where, for typical LHC energies, the inelastic cross-section of the p+C collision is taken to be σ p + C 100 mb 10 25 cm 2 . One should note that our assumption on the chosen inelastic cross-section σ p + C 100 mb is consistent with the geometrical estimate for the cross-section
σ A + T σ p + C A 1 3 + T 1 3 1 1 3 + 12 1 3 2 ,
which is a simplified version of the geometrical formulas [54] relating the p+p, p+A and A+B collisions. Indeed, using Equation (A5) for A = 1 and T = 1 and taking the inelastic p+p cross-section as σ p + p 35 mb at the collision energy s p p 63 GeV [55], one can obtain σ p + C 2.7 σ p + p 94.5 mb, which approximately corresponds to the proton beam energy for a fixed target experiment.
Assuming that the protons from the beams A and B are approaching the target nucleus T and each other as shown in Figure A2, let us consider the p+C+p TNC as a p+p collision occurring inside the carbon target with the time delay t d e l 10 fm and denote the distances of proton A and B from the surface of nucleus T as λ A and t d e l λ A , respectively. According to our simulations, such a delay will not produce a significant difference in the final state in comparison with the simultaneous TNC. For the given time delay, one can find the mean distance between the particles of beams A and B to be D A B = 2 R T + t d e l / 2 by varying the distance λ A in the limits from 0 to t d e l with equal probability. Apparently, one obtains the same mean distance D A B = 2 R T + t d e l / 2 between the particles of beams A and B if one averages the position of the nucleus B under the same conditions.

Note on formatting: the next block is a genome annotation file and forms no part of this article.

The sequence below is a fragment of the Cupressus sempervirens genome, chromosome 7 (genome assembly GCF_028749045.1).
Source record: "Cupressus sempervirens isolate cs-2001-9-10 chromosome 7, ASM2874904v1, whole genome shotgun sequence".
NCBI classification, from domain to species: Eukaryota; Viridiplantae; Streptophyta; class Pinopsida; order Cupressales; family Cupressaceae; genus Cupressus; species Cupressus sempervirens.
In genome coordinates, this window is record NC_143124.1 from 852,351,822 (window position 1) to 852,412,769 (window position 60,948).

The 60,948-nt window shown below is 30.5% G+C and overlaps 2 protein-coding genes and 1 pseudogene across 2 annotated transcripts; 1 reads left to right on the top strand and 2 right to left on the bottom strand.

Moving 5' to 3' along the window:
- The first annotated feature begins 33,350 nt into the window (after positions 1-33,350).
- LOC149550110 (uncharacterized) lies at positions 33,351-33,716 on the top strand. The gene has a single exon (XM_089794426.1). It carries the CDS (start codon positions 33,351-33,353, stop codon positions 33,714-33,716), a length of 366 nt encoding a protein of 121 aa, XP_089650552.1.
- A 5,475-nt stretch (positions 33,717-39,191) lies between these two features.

Figure A2. Scheme of the interaction process of two colliding nuclei A and B with the nucleus of the target T with the geometrical radii R A , R B and R T , respectively. The interaction volume V T A + B i n t is defined by the distance between the surfaces of nuclei A and B, which is 2 R T + t d e l , and by the maximal geometrical size of nuclei A and T. For such a configuration of nuclei, the TNC will occur with a probability equal to 1. The mean value for V T A + B i n t is provided by averaging over the distance λ A between the surfaces of a nucleus A and the target T. Similar averaging over the nucleus B position should be performed as well.
Figure A2. Scheme of the interaction process of two colliding nuclei A and B with the nucleus of the target T with the geometrical radii R A , R B and R T , respectively. The interaction volume V T A + B i n t is defined by the distance between the surfaces of nuclei A and B, which is 2 R T + t d e l , and by the maximal geometrical size of nuclei A and T. For such a configuration of nuclei, the TNC will occur with a probability equal to 1. The mean value for V T A + B i n t is provided by averaging over the distance λ A between the surfaces of a nucleus A and the target T. Similar averaging over the nucleus B position should be performed as well.
Particles 05 00022 g0a2